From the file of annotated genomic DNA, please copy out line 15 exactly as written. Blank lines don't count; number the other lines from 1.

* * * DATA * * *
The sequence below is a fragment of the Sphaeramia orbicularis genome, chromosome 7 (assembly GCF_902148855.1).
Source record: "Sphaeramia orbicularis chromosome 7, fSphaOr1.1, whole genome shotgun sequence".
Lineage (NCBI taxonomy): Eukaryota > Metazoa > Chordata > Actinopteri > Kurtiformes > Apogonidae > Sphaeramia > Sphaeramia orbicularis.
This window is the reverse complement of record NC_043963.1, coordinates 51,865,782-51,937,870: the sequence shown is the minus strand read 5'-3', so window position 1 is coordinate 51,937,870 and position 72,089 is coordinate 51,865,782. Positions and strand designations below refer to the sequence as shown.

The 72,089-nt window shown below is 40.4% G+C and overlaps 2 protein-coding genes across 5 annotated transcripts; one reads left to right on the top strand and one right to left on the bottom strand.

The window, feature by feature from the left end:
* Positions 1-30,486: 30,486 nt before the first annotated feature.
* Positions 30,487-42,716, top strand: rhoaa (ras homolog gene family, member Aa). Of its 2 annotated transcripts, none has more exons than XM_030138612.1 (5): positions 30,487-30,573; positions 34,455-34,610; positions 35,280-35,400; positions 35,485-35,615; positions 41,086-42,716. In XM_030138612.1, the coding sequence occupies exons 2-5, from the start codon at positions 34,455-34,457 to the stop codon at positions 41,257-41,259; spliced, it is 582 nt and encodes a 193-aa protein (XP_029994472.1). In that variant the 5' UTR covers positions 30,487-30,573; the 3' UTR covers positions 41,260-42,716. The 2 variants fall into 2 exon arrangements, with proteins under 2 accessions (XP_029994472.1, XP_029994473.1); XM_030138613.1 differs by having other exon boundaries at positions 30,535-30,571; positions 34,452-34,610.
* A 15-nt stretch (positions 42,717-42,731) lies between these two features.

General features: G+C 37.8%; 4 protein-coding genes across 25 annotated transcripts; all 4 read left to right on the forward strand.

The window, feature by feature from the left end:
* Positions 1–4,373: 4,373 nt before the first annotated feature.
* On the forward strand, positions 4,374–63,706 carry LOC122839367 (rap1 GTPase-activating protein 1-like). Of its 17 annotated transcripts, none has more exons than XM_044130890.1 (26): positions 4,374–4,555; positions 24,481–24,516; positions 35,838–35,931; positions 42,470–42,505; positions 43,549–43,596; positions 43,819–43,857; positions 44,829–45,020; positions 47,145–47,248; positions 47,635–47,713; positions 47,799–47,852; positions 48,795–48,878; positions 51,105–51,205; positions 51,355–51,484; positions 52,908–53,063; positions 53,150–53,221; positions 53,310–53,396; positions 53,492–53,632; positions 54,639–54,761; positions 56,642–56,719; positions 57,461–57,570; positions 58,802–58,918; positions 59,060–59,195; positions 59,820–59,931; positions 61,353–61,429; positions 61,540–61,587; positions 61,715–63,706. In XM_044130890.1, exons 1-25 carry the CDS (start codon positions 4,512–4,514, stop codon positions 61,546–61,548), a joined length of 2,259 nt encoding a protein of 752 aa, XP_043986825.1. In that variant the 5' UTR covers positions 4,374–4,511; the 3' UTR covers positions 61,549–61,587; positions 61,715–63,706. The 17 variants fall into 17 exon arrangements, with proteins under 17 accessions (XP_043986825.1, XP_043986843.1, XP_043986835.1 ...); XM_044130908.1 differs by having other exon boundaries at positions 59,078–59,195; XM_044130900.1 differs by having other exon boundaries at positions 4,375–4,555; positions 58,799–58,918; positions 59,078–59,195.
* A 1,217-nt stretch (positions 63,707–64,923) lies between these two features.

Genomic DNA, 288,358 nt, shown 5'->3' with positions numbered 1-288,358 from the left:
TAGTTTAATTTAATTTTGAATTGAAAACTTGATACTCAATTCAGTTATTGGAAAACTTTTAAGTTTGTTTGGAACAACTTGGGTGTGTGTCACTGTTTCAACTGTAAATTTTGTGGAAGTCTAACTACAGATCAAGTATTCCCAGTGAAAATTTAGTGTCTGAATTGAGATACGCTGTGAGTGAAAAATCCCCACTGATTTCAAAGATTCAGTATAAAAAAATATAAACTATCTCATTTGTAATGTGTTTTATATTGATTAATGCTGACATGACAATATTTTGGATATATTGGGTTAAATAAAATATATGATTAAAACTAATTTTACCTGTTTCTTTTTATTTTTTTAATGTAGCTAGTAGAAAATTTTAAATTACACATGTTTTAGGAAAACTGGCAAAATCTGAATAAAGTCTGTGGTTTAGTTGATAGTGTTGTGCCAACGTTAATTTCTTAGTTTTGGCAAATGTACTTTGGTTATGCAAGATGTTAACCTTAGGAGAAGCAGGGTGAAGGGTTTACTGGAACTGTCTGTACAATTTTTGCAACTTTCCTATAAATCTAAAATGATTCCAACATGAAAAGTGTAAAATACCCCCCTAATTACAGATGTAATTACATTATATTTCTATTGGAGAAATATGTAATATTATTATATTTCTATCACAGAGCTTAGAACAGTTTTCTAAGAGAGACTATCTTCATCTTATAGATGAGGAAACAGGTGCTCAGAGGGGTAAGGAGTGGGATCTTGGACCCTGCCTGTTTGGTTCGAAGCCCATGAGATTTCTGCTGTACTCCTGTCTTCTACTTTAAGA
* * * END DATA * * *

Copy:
Genomic DNA, 288,358 nt, shown 5'->3' with positions numbered 1-288,358 from the left: